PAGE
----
> config /usr/local/etc/postgresql/9.3/main
> data /usr/local/var/lib/postgresql/9.3/main
> locale en_US.UTF-8
> port 5432

You have to specify the name of the cluster and the version of PostgreSQL the server will be running. Port which the server will listen on is assigned automatically, starting with 5432 by default (if it's available), and then incremented for subsequent clusters.

You can list all your clusters with the following command:

$ pg_lsclusters
> Ver Cluster Port Status Owner Data directory Log file
> 9.3 main 5432 online mtunski /usr/local/var/lib/postgresql/9.3/main /usr/local/var/log/postgresql/postgresql-9.3-main.log
> 9.6 main 5433 down mtunski /usr/local/var/lib/postgresql/9.6/main /usr/local/var/log/postgresql/postgresql-9.6-main.log

Output is pretty self-explanatory. If you want to remove a cluster, there’s pg_dropcluster <version> <name>. You can start/stop/restart/reload them with pg_ctlcluster <version> <name> <action>:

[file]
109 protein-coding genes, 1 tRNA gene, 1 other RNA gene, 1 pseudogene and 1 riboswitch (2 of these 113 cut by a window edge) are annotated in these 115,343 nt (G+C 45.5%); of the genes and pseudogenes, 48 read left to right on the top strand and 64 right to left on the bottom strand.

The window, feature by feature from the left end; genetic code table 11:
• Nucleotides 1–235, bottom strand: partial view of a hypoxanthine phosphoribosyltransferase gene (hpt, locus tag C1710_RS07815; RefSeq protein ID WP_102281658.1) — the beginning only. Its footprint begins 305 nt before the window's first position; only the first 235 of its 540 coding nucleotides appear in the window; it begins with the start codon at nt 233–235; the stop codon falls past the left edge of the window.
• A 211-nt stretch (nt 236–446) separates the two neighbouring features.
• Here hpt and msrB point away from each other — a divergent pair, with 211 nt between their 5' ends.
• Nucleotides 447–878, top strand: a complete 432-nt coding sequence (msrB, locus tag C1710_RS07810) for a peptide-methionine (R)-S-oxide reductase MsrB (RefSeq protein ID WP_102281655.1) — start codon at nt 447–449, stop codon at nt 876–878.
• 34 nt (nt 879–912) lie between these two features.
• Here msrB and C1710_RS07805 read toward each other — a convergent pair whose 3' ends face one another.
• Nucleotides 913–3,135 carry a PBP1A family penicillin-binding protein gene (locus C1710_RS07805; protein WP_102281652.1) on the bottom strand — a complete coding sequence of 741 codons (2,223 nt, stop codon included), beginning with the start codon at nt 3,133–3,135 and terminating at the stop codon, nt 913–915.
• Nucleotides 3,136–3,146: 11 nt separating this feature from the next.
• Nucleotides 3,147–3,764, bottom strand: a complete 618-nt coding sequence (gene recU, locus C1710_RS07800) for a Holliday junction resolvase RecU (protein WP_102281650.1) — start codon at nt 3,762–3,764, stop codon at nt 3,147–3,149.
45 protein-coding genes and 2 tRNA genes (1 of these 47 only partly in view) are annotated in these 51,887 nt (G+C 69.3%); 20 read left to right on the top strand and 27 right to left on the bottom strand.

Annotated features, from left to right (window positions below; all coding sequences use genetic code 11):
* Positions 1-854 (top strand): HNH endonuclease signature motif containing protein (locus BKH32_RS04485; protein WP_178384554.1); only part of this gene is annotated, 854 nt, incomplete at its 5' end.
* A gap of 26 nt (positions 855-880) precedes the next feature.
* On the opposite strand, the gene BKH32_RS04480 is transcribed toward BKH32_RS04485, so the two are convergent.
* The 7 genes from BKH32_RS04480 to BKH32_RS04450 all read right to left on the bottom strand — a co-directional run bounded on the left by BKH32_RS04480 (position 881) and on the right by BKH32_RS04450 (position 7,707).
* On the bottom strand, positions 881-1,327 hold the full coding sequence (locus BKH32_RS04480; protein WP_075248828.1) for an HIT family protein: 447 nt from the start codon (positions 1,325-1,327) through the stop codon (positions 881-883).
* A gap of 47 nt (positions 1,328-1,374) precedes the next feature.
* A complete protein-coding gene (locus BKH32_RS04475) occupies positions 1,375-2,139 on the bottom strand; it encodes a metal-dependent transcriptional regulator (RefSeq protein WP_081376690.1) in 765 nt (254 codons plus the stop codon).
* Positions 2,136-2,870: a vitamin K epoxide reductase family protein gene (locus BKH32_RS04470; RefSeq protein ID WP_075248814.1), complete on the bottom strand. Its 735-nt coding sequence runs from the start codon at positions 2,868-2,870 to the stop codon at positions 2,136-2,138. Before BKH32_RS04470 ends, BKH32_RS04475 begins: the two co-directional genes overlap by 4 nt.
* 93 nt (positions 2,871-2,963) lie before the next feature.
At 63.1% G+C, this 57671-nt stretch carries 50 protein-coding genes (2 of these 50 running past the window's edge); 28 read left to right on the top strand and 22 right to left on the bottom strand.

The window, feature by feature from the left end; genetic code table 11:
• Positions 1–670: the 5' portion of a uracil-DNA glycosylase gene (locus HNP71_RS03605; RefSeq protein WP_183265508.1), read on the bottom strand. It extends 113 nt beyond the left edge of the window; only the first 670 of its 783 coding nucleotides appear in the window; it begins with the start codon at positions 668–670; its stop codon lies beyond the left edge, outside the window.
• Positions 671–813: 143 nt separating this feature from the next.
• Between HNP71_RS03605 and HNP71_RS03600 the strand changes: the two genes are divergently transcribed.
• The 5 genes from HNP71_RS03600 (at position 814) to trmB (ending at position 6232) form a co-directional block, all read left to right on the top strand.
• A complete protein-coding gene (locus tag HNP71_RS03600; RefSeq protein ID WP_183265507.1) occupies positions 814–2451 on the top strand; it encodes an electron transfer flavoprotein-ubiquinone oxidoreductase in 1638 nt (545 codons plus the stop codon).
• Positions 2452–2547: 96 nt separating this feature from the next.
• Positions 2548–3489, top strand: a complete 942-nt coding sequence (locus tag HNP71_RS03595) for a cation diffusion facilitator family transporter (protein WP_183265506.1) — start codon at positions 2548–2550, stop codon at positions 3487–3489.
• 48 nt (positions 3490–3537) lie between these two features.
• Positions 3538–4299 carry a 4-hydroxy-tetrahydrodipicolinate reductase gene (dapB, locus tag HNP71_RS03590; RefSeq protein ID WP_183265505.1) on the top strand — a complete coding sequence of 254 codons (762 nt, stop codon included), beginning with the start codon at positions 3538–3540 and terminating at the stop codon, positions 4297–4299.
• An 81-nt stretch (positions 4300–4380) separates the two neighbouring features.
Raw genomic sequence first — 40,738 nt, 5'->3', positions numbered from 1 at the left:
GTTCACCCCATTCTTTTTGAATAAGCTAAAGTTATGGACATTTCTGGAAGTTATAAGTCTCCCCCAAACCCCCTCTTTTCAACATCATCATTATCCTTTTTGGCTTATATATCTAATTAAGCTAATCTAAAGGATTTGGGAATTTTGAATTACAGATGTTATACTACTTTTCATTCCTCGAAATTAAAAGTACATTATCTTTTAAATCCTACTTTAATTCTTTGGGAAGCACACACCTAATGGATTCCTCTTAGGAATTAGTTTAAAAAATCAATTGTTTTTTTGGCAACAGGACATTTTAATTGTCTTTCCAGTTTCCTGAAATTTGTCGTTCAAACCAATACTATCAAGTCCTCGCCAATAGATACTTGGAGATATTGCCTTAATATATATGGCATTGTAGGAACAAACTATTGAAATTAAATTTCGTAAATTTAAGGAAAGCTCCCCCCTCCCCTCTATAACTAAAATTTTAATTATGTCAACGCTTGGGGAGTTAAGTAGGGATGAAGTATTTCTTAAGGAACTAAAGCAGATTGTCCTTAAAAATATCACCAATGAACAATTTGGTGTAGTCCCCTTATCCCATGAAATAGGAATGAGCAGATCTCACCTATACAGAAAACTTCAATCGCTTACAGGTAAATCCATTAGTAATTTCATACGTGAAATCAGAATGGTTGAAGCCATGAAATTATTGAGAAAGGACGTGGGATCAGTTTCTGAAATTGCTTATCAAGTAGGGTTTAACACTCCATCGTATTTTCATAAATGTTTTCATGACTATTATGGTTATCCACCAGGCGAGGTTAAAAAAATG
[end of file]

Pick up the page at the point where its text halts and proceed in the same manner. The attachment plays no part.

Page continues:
$ pg_ctlcluster 9.6 main start

Client commands are run with a special wrapper script pg_wrapper. You just have to specify the cluster (--cluster version/name) when running a given command. Or, if you remember them, you can always use the ports with -p port option:

$ psql --cluster 9.3/main
> psql (9.6.1, server 9.3.15)
> …

Notice that psql uses the latest version available, regardless of the server you are connecting to. This is because it’s one of the few client tools that are backwards compatible: